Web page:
After a fairly volatile and difficult period for global stock markets led by an escalation of threats on customs duties between the United States and China, Chinese Premier Xi offered Trump, during an intervention at the Boao Economic Forum, a temporary truce .

The Chinese premier made significant promises to reduce trade imbalances with the US. Within a year, China will reduce tariffs on cars and other products, strengthen intellectual property protections, make it harder to copy foreign products, and open important sectors of its economy, such as asset management, to foreign capital. These are promises already made in the past, but never accompanied by a temporal implementation deadline.

The Chinese leader hopes to comply with the demands of the American president Trump, increasingly surrounded by judicial problems and eager to mark some political success to be presented to American voters. Those of Xi are just words, but they go in the right direction and in a short period of time certainly serve to ease the tension on the front of the commercial war.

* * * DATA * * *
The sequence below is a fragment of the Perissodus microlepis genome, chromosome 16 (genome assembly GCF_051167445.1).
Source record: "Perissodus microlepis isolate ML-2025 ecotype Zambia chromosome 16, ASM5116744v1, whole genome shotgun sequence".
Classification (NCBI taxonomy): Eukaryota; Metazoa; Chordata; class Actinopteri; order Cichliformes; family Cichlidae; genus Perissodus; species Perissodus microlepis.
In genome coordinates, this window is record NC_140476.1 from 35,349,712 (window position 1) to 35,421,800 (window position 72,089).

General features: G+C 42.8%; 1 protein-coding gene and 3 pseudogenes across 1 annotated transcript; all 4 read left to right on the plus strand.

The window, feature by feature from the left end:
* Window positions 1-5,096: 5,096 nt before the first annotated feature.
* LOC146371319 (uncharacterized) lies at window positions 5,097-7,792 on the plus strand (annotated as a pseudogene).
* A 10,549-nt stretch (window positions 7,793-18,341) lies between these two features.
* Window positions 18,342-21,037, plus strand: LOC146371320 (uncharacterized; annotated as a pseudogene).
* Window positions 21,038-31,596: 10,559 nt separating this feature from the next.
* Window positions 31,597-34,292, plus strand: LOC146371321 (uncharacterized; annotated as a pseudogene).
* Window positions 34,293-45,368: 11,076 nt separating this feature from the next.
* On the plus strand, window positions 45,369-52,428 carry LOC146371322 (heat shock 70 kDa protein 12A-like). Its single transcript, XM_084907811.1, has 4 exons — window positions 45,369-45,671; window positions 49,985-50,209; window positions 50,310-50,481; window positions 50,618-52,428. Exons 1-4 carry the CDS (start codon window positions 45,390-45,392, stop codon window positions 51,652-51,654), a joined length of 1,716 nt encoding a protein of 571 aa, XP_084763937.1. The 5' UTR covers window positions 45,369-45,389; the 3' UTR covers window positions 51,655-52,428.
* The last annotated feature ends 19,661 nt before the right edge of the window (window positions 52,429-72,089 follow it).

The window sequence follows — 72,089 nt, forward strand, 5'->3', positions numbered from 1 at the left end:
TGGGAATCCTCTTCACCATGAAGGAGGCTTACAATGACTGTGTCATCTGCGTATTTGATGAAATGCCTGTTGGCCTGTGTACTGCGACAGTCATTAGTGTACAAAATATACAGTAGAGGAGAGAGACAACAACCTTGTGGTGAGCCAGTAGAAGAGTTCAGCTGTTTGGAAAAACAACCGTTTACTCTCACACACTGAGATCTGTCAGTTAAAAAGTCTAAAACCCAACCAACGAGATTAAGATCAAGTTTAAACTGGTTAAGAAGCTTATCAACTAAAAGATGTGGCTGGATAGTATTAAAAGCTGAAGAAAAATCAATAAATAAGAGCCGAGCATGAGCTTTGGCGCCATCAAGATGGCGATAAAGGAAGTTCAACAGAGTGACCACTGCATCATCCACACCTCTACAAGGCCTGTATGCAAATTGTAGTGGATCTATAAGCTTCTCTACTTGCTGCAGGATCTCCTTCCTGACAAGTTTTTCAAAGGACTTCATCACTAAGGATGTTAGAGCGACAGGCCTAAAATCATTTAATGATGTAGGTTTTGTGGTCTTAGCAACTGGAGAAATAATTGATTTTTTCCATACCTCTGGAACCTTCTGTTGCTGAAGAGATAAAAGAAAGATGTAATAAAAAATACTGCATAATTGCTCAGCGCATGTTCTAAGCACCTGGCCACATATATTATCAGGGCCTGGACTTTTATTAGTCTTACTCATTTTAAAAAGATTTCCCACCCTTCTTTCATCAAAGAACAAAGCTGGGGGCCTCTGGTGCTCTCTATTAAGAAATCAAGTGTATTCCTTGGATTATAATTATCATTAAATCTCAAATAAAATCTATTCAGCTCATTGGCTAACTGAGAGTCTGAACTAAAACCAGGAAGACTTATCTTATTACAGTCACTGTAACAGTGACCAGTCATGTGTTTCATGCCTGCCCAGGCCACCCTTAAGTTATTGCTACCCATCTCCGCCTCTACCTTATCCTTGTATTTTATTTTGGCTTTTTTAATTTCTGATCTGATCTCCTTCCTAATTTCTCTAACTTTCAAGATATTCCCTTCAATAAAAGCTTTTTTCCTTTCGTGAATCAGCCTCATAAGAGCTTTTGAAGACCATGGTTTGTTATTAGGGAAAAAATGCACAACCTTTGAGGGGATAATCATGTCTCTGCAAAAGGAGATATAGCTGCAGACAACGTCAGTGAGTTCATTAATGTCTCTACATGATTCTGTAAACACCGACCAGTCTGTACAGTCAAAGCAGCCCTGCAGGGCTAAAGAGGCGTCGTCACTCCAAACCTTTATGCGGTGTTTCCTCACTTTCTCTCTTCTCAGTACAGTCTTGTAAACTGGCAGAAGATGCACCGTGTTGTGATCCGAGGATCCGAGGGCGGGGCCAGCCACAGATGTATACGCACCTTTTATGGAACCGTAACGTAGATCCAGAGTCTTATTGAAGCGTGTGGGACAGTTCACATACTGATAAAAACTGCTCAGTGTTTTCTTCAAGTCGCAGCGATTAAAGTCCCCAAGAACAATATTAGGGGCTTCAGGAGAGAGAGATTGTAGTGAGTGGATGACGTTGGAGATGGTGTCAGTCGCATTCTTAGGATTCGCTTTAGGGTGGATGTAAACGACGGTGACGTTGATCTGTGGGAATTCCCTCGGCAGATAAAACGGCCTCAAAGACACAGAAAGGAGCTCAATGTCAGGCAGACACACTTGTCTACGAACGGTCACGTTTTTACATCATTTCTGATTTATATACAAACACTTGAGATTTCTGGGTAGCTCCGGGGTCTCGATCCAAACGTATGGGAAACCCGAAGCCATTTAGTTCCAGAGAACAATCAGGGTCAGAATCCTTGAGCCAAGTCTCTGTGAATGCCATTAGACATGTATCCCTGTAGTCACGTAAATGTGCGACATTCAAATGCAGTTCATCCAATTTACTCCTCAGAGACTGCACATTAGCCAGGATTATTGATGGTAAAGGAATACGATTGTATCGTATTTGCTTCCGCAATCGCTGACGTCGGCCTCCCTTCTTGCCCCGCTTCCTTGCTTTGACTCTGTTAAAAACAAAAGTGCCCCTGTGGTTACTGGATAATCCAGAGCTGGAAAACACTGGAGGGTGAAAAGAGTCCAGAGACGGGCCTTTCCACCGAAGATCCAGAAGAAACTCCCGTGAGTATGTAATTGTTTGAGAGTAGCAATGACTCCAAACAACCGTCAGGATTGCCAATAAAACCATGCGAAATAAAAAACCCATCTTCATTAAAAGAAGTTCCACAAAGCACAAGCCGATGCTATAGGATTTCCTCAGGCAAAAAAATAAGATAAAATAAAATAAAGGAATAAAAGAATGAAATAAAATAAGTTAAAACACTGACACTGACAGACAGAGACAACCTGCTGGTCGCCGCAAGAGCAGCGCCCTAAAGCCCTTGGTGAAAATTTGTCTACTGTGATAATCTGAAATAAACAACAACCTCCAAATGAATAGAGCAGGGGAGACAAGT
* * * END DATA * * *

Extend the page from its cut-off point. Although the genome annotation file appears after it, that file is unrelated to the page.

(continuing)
For this reason, the markets have reversed the route in unison, starting from the Asian ones, and then seeing also the more cautious European ones, because of the macroeconomic data that signal the loss of momentum of the German economy and of the whole of the whole of Euroland.

For the reasons listed above, we remain cautiously optimistic over the medium term on the stock markets even if with a growth lower than that experienced in previous years. A particular attention to the growth of American and European reference rates, which could increase beyond forecasts if inflationary data would surprise on the upside.As for the currency market, we remain positive on the US dollar (both against CHF and against EUR) while we foresee a persistent weakness (on current basis) of the Swiss franc against EUR. Recently the Swiss National Bank reiterated that monetary policy will remain expansive for a fairly long period.